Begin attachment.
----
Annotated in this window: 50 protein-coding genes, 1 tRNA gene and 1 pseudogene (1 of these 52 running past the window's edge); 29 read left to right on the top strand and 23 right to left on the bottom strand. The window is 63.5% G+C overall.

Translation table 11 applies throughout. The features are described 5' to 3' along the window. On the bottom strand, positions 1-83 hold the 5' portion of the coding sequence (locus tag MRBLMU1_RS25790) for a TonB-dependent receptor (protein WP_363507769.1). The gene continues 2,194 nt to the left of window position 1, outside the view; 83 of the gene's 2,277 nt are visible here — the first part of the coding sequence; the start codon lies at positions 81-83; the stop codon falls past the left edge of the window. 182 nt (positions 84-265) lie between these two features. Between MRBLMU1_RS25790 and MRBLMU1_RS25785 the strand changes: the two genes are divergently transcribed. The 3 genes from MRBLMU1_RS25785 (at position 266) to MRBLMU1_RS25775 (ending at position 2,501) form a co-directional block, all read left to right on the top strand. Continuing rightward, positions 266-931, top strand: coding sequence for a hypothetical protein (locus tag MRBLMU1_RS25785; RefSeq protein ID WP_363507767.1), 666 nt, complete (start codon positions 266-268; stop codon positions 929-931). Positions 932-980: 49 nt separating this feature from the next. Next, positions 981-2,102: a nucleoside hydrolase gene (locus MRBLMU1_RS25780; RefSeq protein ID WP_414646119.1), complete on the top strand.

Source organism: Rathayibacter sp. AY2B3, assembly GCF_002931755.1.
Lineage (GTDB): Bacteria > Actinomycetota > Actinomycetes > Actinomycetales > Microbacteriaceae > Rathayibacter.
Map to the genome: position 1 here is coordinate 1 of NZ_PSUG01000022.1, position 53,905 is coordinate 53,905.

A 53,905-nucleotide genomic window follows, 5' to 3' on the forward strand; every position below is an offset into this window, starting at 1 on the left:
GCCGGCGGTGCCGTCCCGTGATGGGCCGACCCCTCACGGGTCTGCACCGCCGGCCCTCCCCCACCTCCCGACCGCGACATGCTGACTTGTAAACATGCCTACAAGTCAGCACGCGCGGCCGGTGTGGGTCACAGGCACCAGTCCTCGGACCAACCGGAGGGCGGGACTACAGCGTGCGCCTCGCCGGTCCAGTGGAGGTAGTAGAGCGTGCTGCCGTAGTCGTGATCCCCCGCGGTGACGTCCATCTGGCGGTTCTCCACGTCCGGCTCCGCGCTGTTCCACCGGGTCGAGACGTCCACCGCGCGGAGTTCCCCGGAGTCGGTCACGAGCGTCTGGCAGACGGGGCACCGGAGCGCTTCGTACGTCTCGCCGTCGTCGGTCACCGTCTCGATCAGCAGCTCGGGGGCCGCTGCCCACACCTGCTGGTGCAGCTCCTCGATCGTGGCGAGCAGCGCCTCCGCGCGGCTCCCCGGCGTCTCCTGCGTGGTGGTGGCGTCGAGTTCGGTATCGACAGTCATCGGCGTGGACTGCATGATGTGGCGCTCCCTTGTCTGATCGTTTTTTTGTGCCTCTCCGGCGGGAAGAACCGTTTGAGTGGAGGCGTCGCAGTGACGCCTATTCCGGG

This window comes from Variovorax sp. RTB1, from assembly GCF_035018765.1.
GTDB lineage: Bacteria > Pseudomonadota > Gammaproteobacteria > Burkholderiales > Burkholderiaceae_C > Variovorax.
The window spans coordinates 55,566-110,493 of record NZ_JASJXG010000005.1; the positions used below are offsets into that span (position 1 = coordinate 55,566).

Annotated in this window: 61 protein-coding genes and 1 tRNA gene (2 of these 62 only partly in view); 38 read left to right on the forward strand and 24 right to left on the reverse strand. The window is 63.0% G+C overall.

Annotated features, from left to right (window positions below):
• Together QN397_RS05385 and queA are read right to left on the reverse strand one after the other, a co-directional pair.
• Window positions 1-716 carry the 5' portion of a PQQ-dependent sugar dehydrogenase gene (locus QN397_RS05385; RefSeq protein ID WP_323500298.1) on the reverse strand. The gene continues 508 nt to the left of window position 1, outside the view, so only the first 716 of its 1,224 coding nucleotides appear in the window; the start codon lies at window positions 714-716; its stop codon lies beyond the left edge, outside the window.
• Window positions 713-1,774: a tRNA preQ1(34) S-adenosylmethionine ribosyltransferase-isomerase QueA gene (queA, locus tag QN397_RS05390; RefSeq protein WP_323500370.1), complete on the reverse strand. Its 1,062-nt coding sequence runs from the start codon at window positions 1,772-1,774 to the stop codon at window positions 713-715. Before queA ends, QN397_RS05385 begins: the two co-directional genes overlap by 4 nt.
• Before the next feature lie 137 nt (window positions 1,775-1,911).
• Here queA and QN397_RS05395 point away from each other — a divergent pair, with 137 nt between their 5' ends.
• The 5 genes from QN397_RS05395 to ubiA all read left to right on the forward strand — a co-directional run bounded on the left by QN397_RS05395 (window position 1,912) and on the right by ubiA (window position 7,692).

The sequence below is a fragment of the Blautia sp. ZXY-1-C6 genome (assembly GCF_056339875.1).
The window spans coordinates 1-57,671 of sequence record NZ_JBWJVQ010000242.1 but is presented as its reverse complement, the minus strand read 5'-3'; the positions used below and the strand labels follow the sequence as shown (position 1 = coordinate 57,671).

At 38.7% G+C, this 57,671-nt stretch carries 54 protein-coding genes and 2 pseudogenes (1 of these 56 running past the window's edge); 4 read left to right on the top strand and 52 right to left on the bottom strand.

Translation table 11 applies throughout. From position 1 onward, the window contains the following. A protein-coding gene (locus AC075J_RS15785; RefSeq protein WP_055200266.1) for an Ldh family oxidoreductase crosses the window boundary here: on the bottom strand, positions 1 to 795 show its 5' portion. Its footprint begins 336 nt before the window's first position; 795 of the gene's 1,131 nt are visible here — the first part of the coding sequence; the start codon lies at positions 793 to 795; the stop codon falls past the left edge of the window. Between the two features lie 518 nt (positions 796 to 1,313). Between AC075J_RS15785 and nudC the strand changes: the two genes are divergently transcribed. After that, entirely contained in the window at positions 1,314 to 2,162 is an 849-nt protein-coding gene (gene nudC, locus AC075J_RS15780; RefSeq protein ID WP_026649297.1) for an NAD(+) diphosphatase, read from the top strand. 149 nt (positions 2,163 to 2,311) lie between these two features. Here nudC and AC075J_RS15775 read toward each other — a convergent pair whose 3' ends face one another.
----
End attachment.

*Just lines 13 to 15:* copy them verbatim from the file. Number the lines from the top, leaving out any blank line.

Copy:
• Together QN397_RS05385 and queA are read right to left on the reverse strand one after the other, a co-directional pair.
• Window positions 1-716 carry the 5' portion of a PQQ-dependent sugar dehydrogenase gene (locus QN397_RS05385; RefSeq protein ID WP_323500298.1) on the reverse strand. The gene continues 508 nt to the left of window position 1, outside the view, so only the first 716 of its 1,224 coding nucleotides appear in the window; the start codon lies at window positions 714-716; its stop codon lies beyond the left edge, outside the window.
• Window positions 713-1,774: a tRNA preQ1(34) S-adenosylmethionine ribosyltransferase-isomerase QueA gene (queA, locus tag QN397_RS05390; RefSeq protein WP_323500370.1), complete on the reverse strand. Its 1,062-nt coding sequence runs from the start codon at window positions 1,772-1,774 to the stop codon at window positions 713-715. Before queA ends, QN397_RS05385 begins: the two co-directional genes overlap by 4 nt.